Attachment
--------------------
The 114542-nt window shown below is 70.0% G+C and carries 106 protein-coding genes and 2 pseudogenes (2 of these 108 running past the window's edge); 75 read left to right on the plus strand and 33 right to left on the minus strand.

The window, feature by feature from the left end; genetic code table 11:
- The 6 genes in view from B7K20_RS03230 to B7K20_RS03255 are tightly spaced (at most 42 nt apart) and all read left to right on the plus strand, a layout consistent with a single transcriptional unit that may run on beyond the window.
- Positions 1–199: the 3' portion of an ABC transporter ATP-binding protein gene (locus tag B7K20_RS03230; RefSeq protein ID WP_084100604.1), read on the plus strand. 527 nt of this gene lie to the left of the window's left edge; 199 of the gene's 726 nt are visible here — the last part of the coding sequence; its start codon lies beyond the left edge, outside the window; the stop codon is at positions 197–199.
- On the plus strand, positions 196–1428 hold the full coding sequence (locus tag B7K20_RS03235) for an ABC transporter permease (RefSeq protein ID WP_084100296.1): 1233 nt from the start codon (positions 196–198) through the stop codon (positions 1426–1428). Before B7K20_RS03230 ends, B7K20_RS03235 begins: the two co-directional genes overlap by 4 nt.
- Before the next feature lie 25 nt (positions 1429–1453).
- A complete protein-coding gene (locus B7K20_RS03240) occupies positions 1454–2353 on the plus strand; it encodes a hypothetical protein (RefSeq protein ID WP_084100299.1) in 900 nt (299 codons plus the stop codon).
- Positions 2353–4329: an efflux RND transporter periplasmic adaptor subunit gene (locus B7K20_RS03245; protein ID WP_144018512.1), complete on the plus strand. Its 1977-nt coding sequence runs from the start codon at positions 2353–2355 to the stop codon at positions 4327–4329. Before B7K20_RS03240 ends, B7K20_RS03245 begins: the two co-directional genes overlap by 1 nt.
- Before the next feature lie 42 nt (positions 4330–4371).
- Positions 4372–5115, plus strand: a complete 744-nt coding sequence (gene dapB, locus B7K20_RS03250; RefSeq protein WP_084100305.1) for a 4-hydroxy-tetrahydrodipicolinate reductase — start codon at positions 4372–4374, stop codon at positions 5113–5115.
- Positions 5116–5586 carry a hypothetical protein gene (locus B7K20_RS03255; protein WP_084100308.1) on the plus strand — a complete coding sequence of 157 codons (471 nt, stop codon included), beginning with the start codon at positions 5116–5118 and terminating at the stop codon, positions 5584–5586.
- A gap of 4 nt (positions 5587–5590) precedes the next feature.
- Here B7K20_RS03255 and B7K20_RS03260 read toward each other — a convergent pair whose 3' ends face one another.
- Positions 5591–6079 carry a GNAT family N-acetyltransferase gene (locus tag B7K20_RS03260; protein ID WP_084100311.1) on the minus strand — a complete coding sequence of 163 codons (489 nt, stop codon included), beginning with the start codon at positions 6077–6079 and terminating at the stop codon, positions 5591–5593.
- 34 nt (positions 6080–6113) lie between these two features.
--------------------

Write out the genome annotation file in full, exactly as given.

The 114542-nt window shown below is 70.0% G+C and carries 106 protein-coding genes and 2 pseudogenes (2 of these 108 running past the window's edge); 75 read left to right on the plus strand and 33 right to left on the minus strand.

The window, feature by feature from the left end; genetic code table 11:
- The 6 genes in view from B7K20_RS03230 to B7K20_RS03255 are tightly spaced (at most 42 nt apart) and all read left to right on the plus strand, a layout consistent with a single transcriptional unit that may run on beyond the window.
- Positions 1–199: the 3' portion of an ABC transporter ATP-binding protein gene (locus tag B7K20_RS03230; RefSeq protein ID WP_084100604.1), read on the plus strand. 527 nt of this gene lie to the left of the window's left edge; 199 of the gene's 726 nt are visible here — the last part of the coding sequence; its start codon lies beyond the left edge, outside the window; the stop codon is at positions 197–199.
- On the plus strand, positions 196–1428 hold the full coding sequence (locus tag B7K20_RS03235) for an ABC transporter permease (RefSeq protein ID WP_084100296.1): 1233 nt from the start codon (positions 196–198) through the stop codon (positions 1426–1428). Before B7K20_RS03230 ends, B7K20_RS03235 begins: the two co-directional genes overlap by 4 nt.
- Before the next feature lie 25 nt (positions 1429–1453).
- A complete protein-coding gene (locus B7K20_RS03240) occupies positions 1454–2353 on the plus strand; it encodes a hypothetical protein (RefSeq protein ID WP_084100299.1) in 900 nt (299 codons plus the stop codon).
- Positions 2353–4329: an efflux RND transporter periplasmic adaptor subunit gene (locus B7K20_RS03245; protein ID WP_144018512.1), complete on the plus strand. Its 1977-nt coding sequence runs from the start codon at positions 2353–2355 to the stop codon at positions 4327–4329. Before B7K20_RS03240 ends, B7K20_RS03245 begins: the two co-directional genes overlap by 1 nt.
- Before the next feature lie 42 nt (positions 4330–4371).
- Positions 4372–5115, plus strand: a complete 744-nt coding sequence (gene dapB, locus B7K20_RS03250; RefSeq protein WP_084100305.1) for a 4-hydroxy-tetrahydrodipicolinate reductase — start codon at positions 4372–4374, stop codon at positions 5113–5115.
- Positions 5116–5586 carry a hypothetical protein gene (locus B7K20_RS03255; protein WP_084100308.1) on the plus strand — a complete coding sequence of 157 codons (471 nt, stop codon included), beginning with the start codon at positions 5116–5118 and terminating at the stop codon, positions 5584–5586.
- A gap of 4 nt (positions 5587–5590) precedes the next feature.
- Here B7K20_RS03255 and B7K20_RS03260 read toward each other — a convergent pair whose 3' ends face one another.
- Positions 5591–6079 carry a GNAT family N-acetyltransferase gene (locus tag B7K20_RS03260; protein ID WP_084100311.1) on the minus strand — a complete coding sequence of 163 codons (489 nt, stop codon included), beginning with the start codon at positions 6077–6079 and terminating at the stop codon, positions 5591–5593.
- 34 nt (positions 6080–6113) lie between these two features.